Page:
There is universal agreement that homo sapiens, or humans, are at the top of the food chain because of our big brains. The downside is big brains are big drains. This fragile organ needs to be encased inside a hard and inflexible skull, and it also has very high fuel demands. The average adult human brain is only 2-3% of total body weight, yet it consumes about 25% of our energy, the highest caloric demand of any single organ in the body.

The combination of limited space and high energy requirements creates a unique predicament for the human brain. Because the skull prevents any expansion of brain tissue, there is no extra room for fuel storage near the working cells, the neurons. Consequently, the fuel (glucose) needs to be supplied in a “ready to burn” state, which demands optimal levels of oxygen. This oxygen and glucose requirement does not even decrease when we are daydreaming. While other tissues in our bodies can work for short periods of time without oxygen, brain neurons cannot do this. This means that our brain will quickly shut down (not a good situation) if an abundant supply of oxygen is not supplied along with glucose.

In fact, the modern human brain is so uncompromising about its fuel requirements that it could not exist until our intestines, another energy-intensive organ, shortened. The domestication of fire by our ancestors 300,000 years ago marked a turning point in human evolution, not just because fire aided us in protecting ourselves from predators or cold weather, but also because cooking made digestion more efficient, allowing us to survive with shorter intestinal tracts and hence making way for the human brain to enlarge.


IAQ in schools

In recent years, there has been increasing emphasis on the importance of IAQ in schools as studies reveal that indoor air management can impact student performance as well as absenteeism due to asthma and infectious illness. Interestingly, the metabolic budget of the brain during childhood and early adolescence is particularly high compared to other ages, accounting for up to 87% of the resting metabolic rate. In fact, the ages of slowest body growth coincide developmentally with peak brain metabolic needs. This may help explain the prolonged pre-adult state of humans, not found with other primate species.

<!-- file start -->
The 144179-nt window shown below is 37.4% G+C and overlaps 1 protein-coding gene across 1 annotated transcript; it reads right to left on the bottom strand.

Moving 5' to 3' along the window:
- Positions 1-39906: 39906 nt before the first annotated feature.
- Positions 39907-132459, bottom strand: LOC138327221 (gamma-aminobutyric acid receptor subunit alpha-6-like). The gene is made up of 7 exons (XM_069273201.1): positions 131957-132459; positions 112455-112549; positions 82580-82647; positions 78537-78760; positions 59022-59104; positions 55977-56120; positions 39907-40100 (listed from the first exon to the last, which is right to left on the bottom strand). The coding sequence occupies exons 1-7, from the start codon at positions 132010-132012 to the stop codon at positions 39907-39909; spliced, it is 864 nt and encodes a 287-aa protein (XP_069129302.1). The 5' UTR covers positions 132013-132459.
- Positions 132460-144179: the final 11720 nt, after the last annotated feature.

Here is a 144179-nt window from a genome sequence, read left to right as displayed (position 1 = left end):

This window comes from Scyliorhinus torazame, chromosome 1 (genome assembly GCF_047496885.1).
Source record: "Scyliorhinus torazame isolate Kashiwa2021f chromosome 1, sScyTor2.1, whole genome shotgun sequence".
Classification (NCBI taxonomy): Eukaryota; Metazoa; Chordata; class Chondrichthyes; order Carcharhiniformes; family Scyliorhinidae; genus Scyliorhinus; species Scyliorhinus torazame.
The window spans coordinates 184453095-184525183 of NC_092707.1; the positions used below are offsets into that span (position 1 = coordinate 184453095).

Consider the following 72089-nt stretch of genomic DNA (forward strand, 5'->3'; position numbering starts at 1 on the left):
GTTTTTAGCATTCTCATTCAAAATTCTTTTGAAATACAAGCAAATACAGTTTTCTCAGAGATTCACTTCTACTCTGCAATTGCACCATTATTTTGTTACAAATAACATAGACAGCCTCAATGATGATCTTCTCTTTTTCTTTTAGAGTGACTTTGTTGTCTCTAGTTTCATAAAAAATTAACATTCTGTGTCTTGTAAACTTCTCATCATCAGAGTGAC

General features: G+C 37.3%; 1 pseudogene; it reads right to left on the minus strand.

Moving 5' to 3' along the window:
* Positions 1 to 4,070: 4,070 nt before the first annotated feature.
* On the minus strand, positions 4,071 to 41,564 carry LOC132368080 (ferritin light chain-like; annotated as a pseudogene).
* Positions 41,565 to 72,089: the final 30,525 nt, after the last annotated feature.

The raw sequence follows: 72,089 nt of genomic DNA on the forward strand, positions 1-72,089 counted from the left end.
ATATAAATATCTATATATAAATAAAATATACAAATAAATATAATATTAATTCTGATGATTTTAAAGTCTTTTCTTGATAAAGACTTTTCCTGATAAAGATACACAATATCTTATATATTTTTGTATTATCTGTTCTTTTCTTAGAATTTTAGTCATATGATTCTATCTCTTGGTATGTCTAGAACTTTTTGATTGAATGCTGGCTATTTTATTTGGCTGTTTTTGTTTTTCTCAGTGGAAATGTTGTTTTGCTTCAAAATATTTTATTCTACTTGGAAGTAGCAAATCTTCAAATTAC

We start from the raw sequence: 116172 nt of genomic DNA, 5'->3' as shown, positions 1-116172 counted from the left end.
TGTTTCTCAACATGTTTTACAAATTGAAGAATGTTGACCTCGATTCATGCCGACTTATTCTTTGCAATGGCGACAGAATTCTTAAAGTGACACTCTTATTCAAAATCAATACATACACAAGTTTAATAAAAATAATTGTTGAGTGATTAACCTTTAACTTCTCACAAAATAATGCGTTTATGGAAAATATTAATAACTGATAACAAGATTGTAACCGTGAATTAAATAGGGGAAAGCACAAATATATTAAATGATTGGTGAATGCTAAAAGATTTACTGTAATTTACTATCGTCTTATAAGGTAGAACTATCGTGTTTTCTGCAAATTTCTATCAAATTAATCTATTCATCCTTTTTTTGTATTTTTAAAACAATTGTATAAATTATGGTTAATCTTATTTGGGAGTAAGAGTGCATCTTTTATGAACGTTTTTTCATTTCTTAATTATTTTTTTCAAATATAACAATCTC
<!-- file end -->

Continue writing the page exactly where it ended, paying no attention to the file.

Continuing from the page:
These correlations have important implications for HVAC systems in schools. A key study showed that students in classrooms with higher rates of outdoor air ventilation scored 15% higher on standardized test scores than children in classrooms with lower outdoor air ventilation rates.

The benefits of IAQ for brain function, however, are not restricted to children. Research conducted at the Harvard School of Public Health tested cognitive functioning of adult office workers at different outdoor air ventilation rates. Worker performance in offices with the minimum rate of 20 cfm/person was compared to performance of workers in offices with 40 cfm/person. At the higher outdoor air exchange rate, participant cognitive performance scores increased from the 62nd to the 70th percentile, a change in performance equivalent to a $6,500 increase in salary per person per year. The energy costs of achieving this increased ventilation were less than $40 per person per year. Clearly, the benefits of higher ventilation rates far outweigh the costs in terms of energy by several orders of magnitude.

The next time you feel sleepy in a stuffy room, think about the metabolic struggle your brain neurons are having, and open the window. Since we have secured our survival by winning arguments, let’s support our students’ brain functioning by optimizing IAQ! ES